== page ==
Notes From the Back Row 

Be thankful

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Well it’s that time of year again, time to eat turkey and be thankful for things like pumpkin pie, oral sex, and the fact that you don’t live in a trailer park (even though trailers are nicer than most Whistler rental suites). Might as well be thankful for Ricky, Julian and Bubbles too, thankful that they do live in a trailer park and even more thankful that their Trailer Park Boys movie hits the Village 8 this Friday.

With a limited release in the States (where they mostly don’t get that show) the TrailerPark Boys: The Big Dirty was made for a modest $5 million. But it’s shot on film and they actually use tripods so the boys truly do shine on the silver screen. Apparently the rest of the budget was spent on car crashes and rye.

The Big Dirty follows the boys as they plan and execute the scam to end all scams: ripping off video games for their “completely untraceable” change. All the regular characters are involved, and true fans will recognize lots of minor parts from TV. There are no big name cameos, just lots of dope, smokes, f-bombs, kitties, mustard, baloney, liquor and whores. So it’s pretty much perfect. If you’re the kind of person who can sit down and watch 3 episodes of TPBs on the dvd then you’ll love this film. If you think 90 minutes of shit-talking, drunks, idiots and Ricky’s evolved use of the English language might be too much for you, stay home. The boys don’t give a f*ck, that’s why they rule. I think this flick is gonna catch a cult following from all the Americans who’ve, up until now, been deprived of Canada’s greatest cultural export. So pour some rye into your four-dollar coke and be thankful — the boys are back in town.

From entertainment’s gutters to its streets, its mean streets, The Departed, a flick that finds Martin Scorcese returning to his roots, also opens this Friday, and it is a doozy. Forget Gangs of New York, The Aviator, or his excellent Bob Dylan documentary, Scorcese is at his finest making gangster pictures and he’s back here with a vengeance. Part of that vengeance is the all-star cast led by Jack Nicholson as a Boston mob boss so ruthless, cool, and powerful that he gets away with lines like, “I don’t want to be a product of my environment, I want my environment to be a product of me.”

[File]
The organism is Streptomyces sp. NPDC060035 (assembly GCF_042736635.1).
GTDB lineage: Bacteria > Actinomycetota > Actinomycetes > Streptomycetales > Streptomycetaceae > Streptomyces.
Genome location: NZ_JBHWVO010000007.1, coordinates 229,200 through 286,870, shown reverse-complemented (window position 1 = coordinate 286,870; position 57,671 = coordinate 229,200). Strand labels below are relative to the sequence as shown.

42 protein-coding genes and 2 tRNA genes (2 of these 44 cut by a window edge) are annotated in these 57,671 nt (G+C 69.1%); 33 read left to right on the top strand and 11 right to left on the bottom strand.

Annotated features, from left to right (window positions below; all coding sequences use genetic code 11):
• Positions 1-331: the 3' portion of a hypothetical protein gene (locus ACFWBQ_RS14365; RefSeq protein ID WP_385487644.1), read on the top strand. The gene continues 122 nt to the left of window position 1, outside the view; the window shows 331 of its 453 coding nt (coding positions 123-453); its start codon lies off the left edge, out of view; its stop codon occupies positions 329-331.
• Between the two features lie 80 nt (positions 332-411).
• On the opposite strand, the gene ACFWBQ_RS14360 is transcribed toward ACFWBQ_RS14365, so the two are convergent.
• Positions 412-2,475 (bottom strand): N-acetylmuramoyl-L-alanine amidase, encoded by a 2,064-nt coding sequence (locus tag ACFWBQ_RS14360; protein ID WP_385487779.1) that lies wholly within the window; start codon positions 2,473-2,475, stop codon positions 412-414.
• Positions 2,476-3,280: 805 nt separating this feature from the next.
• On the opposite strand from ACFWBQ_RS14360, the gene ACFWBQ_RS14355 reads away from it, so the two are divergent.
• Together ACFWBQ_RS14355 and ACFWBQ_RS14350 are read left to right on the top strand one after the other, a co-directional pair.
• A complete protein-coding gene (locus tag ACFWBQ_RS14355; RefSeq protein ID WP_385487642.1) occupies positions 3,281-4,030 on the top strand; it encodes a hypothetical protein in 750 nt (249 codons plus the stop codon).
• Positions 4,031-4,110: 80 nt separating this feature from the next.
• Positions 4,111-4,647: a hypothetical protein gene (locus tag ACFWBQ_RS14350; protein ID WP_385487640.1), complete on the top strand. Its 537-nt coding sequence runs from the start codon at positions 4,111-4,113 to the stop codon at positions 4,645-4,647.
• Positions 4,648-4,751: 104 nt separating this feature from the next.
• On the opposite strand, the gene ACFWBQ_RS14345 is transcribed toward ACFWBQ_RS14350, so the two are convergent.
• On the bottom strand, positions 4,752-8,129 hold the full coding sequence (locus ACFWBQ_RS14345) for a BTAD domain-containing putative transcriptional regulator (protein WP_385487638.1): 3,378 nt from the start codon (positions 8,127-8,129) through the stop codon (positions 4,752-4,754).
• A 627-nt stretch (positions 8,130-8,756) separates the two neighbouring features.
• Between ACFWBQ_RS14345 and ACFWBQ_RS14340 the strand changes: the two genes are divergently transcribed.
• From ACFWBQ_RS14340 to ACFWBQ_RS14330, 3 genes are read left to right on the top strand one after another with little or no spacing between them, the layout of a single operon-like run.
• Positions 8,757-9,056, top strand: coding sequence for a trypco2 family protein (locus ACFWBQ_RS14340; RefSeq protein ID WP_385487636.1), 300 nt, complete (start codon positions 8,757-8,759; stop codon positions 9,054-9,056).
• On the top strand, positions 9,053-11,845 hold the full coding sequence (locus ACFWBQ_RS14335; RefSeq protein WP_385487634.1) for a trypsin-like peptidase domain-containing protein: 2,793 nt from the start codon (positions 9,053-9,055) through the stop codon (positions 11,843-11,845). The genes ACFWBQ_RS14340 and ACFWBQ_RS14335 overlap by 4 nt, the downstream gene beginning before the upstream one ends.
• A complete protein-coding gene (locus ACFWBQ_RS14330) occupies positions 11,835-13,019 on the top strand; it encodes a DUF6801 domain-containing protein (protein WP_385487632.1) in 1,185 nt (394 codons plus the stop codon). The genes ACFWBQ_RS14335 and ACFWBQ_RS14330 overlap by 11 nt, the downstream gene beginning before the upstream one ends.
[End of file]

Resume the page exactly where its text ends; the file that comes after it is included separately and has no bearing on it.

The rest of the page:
Ultimately The Departed , a remake of the 2002 Hong Kong blockbuster Internal Affairs, is a movie about a gangster pretending to be a cop and a cop pretending to be a gangster. Matt Damon, a good Boston boy himself, has been groomed from his youth to be Nicholson’s mole in the police force. Leo DiCaprio plays the undercover cop that sneaks into the mob. Both sides know they’ve been infiltrated and it’s a dangerous, tense and nerve-wracking minefield for the two men, departed from their true selves, living lies, and, of course, in various stages of love with the same woman. Interestingly, and a step away from standard Scorcese, this is a modern mob story where cell phones play a huge role and the police are given as much focus as the crooks (a la Michael Mann’s Heat.)

The Departed is a terrifically written modern noir that twists and turns into a dangerous cat-and-mouse game with plenty of blood, danger, guilt and, true to Scorcese, redemption. Toss in some of the best dialogue of the year (much of it coming from Mark Wahlberg as a top cop) and perhaps this will finally be the year Marty Scorcese gets to do some thanking of his own, at the Oscars.

AT VILLAGE 8 Oct. 6-12: Trailer Park Boys; Departed; Employee of the Month; School for Scoundrels; Open Season; Jackass 2; Jet Li’s Fearless; Guardian.

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